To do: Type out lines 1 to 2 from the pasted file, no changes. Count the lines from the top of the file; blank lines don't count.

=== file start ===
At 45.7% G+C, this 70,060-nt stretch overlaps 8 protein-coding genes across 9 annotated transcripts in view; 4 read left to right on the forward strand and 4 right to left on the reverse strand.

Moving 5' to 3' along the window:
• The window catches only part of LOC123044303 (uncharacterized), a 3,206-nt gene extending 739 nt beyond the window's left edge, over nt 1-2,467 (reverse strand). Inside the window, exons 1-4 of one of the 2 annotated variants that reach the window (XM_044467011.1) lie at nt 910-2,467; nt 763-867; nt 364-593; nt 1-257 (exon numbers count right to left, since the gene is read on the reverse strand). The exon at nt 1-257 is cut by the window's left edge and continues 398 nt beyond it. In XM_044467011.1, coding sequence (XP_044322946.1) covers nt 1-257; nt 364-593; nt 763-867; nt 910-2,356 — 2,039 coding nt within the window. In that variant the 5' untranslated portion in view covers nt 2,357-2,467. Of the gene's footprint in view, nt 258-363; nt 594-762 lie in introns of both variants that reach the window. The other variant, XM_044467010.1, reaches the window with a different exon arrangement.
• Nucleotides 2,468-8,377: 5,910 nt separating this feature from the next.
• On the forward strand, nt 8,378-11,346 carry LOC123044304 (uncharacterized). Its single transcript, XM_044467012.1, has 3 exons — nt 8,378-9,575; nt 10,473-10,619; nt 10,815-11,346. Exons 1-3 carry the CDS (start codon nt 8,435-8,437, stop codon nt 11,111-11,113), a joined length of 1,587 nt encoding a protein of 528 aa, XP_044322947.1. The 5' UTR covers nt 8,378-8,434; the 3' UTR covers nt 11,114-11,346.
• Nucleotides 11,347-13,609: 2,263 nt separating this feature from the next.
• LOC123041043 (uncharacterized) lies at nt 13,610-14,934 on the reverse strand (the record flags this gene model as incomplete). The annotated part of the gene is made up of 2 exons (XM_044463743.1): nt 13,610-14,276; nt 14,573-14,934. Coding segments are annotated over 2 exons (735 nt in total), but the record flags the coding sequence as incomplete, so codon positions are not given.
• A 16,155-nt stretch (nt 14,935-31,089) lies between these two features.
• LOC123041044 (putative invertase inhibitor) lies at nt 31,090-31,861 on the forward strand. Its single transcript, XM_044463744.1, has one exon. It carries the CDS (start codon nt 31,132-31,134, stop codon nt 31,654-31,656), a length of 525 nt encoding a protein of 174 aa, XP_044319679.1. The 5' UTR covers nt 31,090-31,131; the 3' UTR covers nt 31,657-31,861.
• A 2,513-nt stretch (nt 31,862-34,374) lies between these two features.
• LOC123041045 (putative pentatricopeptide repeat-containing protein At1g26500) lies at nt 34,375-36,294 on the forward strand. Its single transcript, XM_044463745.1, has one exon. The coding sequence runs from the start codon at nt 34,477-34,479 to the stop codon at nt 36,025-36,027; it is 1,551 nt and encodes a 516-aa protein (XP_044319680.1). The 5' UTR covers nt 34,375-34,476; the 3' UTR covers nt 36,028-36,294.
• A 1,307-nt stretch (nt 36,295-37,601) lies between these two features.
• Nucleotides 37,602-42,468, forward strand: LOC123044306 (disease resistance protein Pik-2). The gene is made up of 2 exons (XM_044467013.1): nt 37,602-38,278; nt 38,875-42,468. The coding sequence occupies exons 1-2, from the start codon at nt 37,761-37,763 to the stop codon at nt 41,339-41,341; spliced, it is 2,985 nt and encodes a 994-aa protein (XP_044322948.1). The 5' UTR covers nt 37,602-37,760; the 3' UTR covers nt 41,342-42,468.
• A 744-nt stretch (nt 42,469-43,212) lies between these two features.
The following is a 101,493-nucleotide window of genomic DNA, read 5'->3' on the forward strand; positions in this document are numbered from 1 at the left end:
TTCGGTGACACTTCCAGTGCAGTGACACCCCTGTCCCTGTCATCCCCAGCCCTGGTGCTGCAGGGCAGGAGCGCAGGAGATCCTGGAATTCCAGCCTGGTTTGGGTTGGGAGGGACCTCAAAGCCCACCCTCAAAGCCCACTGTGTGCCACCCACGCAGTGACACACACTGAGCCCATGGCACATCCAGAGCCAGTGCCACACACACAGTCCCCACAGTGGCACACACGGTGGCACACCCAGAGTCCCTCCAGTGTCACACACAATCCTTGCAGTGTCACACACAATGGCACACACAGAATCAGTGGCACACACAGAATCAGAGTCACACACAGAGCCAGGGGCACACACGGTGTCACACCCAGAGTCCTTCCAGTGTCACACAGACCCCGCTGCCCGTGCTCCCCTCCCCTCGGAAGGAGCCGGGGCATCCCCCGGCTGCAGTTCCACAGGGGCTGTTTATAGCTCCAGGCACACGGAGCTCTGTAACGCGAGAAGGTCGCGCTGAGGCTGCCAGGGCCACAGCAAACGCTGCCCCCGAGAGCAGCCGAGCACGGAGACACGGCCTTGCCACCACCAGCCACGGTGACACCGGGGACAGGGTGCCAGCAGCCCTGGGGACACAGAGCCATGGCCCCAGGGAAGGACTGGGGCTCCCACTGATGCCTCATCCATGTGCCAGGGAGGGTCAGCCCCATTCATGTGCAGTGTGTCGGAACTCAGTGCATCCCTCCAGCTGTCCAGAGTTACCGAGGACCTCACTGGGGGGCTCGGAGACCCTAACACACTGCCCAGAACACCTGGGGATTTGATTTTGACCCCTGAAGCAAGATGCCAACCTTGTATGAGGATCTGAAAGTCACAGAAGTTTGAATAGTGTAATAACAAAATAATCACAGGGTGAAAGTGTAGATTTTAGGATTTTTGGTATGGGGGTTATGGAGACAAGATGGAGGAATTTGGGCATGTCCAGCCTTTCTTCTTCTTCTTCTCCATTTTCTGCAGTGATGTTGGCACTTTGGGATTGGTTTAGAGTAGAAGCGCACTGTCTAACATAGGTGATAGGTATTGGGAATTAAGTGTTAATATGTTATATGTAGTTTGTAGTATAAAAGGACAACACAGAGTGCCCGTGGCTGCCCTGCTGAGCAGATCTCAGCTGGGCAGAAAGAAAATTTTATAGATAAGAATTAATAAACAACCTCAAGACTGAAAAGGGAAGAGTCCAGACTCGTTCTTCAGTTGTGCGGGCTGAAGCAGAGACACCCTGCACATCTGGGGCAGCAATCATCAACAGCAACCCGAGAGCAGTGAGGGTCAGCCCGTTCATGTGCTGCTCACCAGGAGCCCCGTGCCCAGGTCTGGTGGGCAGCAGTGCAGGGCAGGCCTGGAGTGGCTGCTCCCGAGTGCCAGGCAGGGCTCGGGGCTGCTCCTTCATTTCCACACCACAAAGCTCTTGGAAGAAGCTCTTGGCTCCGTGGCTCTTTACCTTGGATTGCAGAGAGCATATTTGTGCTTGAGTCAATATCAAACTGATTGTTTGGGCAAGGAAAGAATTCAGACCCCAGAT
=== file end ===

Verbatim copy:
At 45.7% G+C, this 70,060-nt stretch overlaps 8 protein-coding genes across 9 annotated transcripts in view; 4 read left to right on the forward strand and 4 right to left on the reverse strand.

Moving 5' to 3' along the window: